Today, Thanksgiving still inspires gathering and sharing a meal with family, friends, and those who otherwise may be alone. Turkey still tops off the menu, whether roasted, smoked, baked or fried. Some 90 percent of Americans eat turkey on Thanksgiving, according to the National Turkey Federation. For some, watching football is the highlight of the day, while others look forward to the kick off of the holiday shopping season. Although the pandemic has curtailed many of these events, typically, there are parades, community events and a tradition of recognizing the sacrifice of U.S. troops serving in remote locations far from home.
Volunteering has become a common Thanksgiving Day activity. Volunteers serve free meals to the homeless and less fortunate and communities hold food drives and fill local pantries, shelters and regional foodbanks.
With people from so many different cultures living across the nation, the observance of Thanksgiving differs for each person. The aroma of turkey roasting may be comingled with the aromas of traditional Latino, Asian, Creole, African or Middle Eastern dishes, for example.
To learn more about Thanksgiving, go to the Library of Congress website.
Head table with guests at the Thanksgiving dinner with the First Regiment, U.S. Naval Training Camp, Charleston, South Carolina, c. 1917 (NH116412).
Cover - Thanksgiving Dinner Menu, U.S.S. Case, Navy Yard, Philadelphia, Pa., 1929. USS Case (DD-370), 1929. As was typical during the first decades of the 20th century, "oyster dressing," a sauce that included the juice of shelled oysters, was a set component of the holiday menu.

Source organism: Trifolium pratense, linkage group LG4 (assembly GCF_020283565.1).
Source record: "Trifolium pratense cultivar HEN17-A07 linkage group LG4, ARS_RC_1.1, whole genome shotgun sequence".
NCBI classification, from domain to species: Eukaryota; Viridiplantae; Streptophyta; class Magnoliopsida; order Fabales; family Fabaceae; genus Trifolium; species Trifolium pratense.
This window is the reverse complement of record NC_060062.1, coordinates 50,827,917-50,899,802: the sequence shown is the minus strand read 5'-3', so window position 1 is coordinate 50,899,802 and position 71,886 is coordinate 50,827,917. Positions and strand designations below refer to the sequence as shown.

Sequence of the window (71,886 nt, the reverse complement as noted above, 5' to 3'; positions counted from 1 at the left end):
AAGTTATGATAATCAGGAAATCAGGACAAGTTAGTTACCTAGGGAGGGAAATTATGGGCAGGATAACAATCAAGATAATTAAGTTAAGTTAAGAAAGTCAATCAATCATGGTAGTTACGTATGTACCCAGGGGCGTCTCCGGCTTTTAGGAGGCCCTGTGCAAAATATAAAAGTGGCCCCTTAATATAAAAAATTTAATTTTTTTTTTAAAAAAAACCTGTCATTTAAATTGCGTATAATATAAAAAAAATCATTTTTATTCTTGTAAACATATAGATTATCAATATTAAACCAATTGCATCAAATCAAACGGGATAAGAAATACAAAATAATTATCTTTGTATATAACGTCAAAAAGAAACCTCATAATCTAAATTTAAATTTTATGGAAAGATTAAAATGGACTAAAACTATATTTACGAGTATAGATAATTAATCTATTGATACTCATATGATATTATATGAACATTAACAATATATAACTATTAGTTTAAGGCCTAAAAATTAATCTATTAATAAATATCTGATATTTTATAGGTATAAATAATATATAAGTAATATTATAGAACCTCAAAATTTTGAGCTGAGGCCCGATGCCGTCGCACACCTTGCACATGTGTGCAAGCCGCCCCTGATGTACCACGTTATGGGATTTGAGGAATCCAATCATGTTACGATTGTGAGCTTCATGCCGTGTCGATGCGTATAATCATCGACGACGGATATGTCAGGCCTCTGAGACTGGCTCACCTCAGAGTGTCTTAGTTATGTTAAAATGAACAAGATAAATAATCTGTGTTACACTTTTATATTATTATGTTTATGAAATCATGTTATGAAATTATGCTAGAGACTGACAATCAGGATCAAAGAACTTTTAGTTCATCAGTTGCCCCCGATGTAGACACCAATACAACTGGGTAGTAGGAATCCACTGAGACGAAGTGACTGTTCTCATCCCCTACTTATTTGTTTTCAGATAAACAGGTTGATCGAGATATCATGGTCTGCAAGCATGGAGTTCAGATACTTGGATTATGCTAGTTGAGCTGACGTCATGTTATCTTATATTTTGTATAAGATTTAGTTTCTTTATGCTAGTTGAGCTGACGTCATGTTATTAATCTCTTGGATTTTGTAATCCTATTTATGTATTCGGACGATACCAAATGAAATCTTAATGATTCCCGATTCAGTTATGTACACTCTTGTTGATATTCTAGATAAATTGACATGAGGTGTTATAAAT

Menu - Thanksgiving Dinner Menu, U.S.S. Case, Navy Yard, Philadelphia, Pa., 1929.
CAMP LEMONNIER, Djibouti (Nov. 28, 2019) Camp Lemonnier’s Command Master Chief Bruce Forrester serves Thanksgiving dinner to forward-deployed service members and base personnel at Camp Lemonnier’s Dorie Miller Galley, Nov. 28, 2019. Camp Lemonnier is an operational installation that enables the U.S., allied, and partner nation forces to be where and when they are needed to ensure security in Europe, Africa, and Southwest Asia. (U.S. Navy photo by Mass Communication Specialist 2nd Class Orlando Quintero/Released)
President Theodore Roosevelt signed a Thanksgiving Proclamation in 1902. Library of Congress
The first Thanksgiving 1621 – image created c1932. Digital ID: (color film copy transparency) cph 3g04961 http://hdl.loc.gov/loc.pnp/cph.3g04961. Reproduction Number: LC-USZC4-4961 (color film copy transparency) LC-USZ62-15195 (b&w film copy neg.) Repository: Library of Congress Prints and Photographs Division Washington, D.C. 20540 USA